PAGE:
Judith Hausman
October 22, 2014

Pumpkin Granolo - Photo by Judith Hausman (UrbanFarmOnline.com)

Granola is a cozy breakfast classic that can be eaten a number of ways: With warm milk or cold yogurt. Mixed dried apricots or fresh apple chunks. Chock full of roasted almonds and sunflower seeds or nut-less. Granola is so quick and easy to make that it’s fun to create a custom seasonal blend or a personalized mix as a gift, which is exactly what I do as we start approaching the gift-giving season.

Subscribe now

This autumn, I’ve been developing granola mixes that incorporate rich local pumpkin purée, replacing the oil used in traditional recipes. The spices we all associate with Thanksgiving pies, such as cinnamon, nutmeg and allspice, beautifully enhance the granola, and the amount of sugar can easily be manipulated to suit your sweet tooth.

The basic granola recipe goes something like this: Starts with plain oats, preferably old-fashioned. Mix in your fruits, nuts and spices, spread the mixture on a baking sheet, and tuck it into the oven for a long, slow bake. You might want to add ingredients like nuts or pumpkin seeds toward the end of the toasting and the dried fruit after the mix cools—the oil in nuts can make them over-toast and the dried fruit can get too hard.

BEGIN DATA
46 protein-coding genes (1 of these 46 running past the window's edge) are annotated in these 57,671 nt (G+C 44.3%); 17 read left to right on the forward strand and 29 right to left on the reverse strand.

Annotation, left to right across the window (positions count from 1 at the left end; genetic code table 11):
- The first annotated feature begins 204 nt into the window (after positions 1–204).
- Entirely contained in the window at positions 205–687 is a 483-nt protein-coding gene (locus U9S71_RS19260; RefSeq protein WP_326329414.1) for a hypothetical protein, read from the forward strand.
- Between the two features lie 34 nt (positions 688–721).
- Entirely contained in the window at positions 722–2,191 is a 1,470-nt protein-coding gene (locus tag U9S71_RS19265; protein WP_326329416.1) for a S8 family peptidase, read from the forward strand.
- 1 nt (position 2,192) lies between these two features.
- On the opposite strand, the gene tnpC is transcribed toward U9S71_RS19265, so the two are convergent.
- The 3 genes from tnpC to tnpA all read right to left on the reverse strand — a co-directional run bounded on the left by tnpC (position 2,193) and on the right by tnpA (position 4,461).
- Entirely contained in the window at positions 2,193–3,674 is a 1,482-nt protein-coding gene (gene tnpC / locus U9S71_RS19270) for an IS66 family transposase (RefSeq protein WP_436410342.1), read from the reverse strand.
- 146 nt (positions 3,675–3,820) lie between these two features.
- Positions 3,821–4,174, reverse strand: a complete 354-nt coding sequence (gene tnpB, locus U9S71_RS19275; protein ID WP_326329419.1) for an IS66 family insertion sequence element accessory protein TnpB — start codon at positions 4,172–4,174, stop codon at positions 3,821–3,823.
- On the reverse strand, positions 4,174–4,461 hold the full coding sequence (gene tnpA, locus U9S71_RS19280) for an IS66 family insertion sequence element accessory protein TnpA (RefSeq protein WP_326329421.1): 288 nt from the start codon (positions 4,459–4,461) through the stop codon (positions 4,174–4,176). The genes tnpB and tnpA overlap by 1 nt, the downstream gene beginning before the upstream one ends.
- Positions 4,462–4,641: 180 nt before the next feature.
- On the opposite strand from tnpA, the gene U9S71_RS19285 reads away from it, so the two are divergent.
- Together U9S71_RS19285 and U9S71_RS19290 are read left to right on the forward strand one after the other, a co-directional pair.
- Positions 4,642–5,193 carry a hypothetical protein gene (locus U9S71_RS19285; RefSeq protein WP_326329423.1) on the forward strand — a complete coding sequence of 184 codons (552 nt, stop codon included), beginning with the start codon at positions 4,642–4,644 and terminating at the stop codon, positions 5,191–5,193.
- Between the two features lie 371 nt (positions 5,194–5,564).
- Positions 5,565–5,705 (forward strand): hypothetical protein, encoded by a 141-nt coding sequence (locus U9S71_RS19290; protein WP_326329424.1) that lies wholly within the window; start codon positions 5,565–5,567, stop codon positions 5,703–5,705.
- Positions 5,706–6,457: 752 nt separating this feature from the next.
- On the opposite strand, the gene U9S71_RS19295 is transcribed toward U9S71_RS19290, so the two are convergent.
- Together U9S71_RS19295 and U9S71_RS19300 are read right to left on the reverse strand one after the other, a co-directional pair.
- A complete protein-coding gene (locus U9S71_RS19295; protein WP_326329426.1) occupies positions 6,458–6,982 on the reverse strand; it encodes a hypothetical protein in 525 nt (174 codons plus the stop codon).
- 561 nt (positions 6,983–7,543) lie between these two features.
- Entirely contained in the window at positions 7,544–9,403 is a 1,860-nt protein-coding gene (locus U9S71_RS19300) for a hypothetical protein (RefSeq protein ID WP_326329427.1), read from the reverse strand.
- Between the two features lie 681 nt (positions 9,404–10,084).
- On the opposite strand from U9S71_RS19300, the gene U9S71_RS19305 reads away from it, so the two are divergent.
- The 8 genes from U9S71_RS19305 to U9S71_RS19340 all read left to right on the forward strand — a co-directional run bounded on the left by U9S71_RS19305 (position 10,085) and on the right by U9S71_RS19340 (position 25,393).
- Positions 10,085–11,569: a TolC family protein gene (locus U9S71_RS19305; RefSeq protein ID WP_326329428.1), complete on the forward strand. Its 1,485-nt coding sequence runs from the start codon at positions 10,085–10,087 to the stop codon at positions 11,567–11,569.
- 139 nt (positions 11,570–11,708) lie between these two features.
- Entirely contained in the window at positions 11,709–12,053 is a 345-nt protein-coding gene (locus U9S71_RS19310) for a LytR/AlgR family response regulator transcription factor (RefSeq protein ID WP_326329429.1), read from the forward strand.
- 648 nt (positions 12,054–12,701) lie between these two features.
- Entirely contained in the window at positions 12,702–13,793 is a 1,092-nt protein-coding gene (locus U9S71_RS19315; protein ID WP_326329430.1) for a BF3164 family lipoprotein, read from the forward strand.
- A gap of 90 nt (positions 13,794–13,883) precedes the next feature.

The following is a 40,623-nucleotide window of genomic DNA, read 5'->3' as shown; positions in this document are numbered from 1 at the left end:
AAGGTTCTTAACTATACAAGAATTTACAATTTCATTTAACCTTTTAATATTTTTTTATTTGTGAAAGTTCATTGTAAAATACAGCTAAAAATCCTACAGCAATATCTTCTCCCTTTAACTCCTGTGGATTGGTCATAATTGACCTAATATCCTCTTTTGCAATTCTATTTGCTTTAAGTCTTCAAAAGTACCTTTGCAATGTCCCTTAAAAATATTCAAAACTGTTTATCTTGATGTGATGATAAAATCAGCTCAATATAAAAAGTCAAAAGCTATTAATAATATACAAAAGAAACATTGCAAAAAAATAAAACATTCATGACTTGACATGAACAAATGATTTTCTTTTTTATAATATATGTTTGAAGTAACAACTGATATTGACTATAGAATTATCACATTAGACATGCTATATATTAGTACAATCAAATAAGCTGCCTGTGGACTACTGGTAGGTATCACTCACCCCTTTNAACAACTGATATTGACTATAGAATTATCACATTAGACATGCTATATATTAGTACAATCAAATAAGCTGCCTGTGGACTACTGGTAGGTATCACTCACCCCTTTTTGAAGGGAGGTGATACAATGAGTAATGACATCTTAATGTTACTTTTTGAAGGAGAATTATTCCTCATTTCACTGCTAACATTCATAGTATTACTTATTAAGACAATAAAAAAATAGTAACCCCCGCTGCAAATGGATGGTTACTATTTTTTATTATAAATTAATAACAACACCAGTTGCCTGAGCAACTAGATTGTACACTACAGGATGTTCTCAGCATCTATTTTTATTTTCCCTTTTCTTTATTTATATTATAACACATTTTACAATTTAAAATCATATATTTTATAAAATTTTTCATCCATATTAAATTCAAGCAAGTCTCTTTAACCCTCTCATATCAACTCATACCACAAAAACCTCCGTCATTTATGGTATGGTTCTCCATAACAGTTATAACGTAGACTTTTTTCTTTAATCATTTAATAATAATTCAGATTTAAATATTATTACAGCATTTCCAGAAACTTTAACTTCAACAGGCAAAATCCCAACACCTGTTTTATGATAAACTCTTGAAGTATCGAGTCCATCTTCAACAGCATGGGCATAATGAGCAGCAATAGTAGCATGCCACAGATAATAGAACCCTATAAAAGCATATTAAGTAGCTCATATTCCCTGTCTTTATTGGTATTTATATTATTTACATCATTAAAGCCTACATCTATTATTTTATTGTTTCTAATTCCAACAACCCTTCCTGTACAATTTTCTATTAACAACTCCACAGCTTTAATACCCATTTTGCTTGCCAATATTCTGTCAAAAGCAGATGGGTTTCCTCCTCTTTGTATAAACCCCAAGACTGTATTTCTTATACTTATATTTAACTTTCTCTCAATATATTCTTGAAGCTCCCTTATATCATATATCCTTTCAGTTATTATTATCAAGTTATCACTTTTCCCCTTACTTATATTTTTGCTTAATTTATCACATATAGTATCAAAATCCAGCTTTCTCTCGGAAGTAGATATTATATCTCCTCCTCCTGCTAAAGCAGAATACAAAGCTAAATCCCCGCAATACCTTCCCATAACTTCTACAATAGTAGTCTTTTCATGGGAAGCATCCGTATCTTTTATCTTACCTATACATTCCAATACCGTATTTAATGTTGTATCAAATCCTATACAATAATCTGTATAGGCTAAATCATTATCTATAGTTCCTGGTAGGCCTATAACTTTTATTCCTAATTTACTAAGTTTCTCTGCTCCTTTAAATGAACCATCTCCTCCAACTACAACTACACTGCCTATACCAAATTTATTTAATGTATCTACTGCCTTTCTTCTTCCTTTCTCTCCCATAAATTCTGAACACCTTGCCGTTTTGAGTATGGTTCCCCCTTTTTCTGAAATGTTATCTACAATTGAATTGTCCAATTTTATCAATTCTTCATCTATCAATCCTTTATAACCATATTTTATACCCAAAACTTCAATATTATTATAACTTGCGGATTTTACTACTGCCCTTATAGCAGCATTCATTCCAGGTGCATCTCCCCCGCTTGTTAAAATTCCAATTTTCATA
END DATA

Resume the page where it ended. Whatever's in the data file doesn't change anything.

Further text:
The smell alone of this treat will convince even non-breakfast eaters to linger for a few minutes over a bowlful.

Yield:approximately 3½ cups


  • 2½ cups quick-cooking or old-fashioned oats
  • 1 tsp. cinnamon
  • 1 tsp. nutmeg
  • 1/2 tsp. allspice or 1/4 tsp. clove
  • 1/2 tsp. ginger
  • 1/4 tsp. salt
  • 1/4 cup brown sugar (optional)
  • 1/2 cup pumpkin purée
  • 2 T. maple syrup, sorghum or molasses
  • 1/2 tsp. vanilla
  • 1/3 cup hazelnuts, walnuts or pumpkin seeds
  • 1/3 cup cranberries, raisins or chopped apricots


Preheat oven to 325 degrees F. In large bowl, mix the oats, spices and sugar. Add the pumpkin purée, maple syrup (or other sweetener) and vanilla, mixing well until oats are moist. Spread mix on baking sheet lined with silicon baking sheet or parchment paper. Bake 20 minutes. Stir in nuts and/or seeds and bake 15 to 30 minutes longer until crisp and dry. Check frequently to ensure it doesn’t burn, and move them around a bit with a spatula so that they toast all over. Cool slightly before adding fruit. Store in an air-tight container.

Read more of The Hungry Locavore »


Subscribe now

Filtered Under Urban Farming

Leave a Reply

Your email address will not be published. Required fields are marked *

Next Up

You Should Also read: